Asia Institute Tasmania

Public Lecture | Taiwan, memories of violence, and the end of developmentalism in Asia

Summary

Dr Mark Harrison, Senior Lecturer, School of Humanities

Start Date

26th Jul 2016 5:30pm

End Date

26th Jul 2016 6:30pm

In the late 1950s, Taiwan became a prototype for the neoliberal developmentalist state, through a set of policies and governance concepts intended to achieve economic development and modernisation.

Like sites of neoliberalism elsewhere, in Taiwan this policy regime was intertwined with local conditions. Taiwan was a right-wing military dictatorship aligned with the US against Chinese and international Communism before transitioning to democracy in the late 1980s. The success of Taiwan's economic and political development presented a exemplar for a globally-institutionalised policy and political regime that has come to travel under many names - neoliberalism, globalisation, economic rationalism, reform, the Washington Consensus, and others.

Today, however, Taiwan has begun uncovering other, very painful, truths about its development story. The Taiwanese have begun retelling their story not as one of successful Asian development and modernisation but as one of political, social and emotional violence. This is Taiwan's expression of the global dissolution of neoliberalism exemplified by new left and right-wing counter-politics around the world.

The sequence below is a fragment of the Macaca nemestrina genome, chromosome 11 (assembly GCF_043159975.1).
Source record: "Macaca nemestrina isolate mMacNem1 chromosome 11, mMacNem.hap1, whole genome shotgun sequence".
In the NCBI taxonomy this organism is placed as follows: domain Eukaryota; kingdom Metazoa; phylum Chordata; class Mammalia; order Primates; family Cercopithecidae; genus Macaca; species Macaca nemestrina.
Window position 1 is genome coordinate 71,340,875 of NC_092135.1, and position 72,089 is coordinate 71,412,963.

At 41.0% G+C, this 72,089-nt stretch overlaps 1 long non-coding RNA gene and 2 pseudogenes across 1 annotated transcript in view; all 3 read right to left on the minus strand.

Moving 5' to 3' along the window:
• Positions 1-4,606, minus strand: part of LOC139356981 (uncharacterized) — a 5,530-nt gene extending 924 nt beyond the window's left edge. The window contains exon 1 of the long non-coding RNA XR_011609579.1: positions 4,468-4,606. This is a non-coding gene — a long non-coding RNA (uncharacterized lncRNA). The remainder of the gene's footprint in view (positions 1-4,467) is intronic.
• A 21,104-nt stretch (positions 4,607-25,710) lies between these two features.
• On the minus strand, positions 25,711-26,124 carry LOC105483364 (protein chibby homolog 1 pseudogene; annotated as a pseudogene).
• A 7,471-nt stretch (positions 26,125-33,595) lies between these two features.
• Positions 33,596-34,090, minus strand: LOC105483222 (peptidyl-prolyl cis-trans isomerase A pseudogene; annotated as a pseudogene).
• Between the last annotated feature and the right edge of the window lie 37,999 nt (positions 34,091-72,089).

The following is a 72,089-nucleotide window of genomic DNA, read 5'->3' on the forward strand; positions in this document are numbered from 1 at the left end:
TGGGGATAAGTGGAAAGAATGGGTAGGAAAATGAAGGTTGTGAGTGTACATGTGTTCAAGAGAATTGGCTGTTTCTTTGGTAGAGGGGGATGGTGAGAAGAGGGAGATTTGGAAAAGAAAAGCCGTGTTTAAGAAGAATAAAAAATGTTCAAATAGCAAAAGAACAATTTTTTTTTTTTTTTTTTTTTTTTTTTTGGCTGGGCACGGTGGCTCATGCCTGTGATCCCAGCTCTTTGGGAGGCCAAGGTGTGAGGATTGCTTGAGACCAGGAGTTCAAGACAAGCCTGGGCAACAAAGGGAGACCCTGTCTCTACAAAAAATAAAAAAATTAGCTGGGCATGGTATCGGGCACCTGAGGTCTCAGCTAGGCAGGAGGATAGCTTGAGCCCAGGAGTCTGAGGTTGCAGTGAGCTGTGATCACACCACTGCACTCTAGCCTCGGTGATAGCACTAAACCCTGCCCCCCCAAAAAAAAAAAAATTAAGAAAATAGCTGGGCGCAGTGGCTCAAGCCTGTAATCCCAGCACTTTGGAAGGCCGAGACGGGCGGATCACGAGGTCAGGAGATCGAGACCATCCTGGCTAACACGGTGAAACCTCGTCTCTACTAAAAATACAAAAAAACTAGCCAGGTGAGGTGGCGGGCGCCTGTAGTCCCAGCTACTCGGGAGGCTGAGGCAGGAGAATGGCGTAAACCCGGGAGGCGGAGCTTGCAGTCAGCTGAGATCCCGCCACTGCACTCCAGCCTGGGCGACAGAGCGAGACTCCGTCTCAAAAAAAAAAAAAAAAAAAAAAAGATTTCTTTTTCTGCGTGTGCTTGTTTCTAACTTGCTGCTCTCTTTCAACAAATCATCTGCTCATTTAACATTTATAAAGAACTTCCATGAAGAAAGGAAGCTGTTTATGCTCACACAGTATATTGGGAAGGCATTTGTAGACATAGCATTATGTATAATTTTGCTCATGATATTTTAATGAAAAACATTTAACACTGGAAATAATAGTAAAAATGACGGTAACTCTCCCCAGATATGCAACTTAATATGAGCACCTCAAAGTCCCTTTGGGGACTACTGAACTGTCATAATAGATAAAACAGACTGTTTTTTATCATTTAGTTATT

This presentation describes Taiwan's development story, its reassessment of it today, and asks whether Taiwan offers lessons to the rest of the world at the end of the global neoliberal consensus.

Dr Mark Harrison is a Senior Lecturer in Chinese, School of Humanities, University of Tasmania. He is also Adjunct Director of the Australian Centre on China in the World at the Australian National University

  • Tuesday 26 July 2016, 5.30 - 6.30 pm
  • Room 210, Level 2, Social Sciences, Faculty of Arts, University of Tasmania, Sandy Bay campus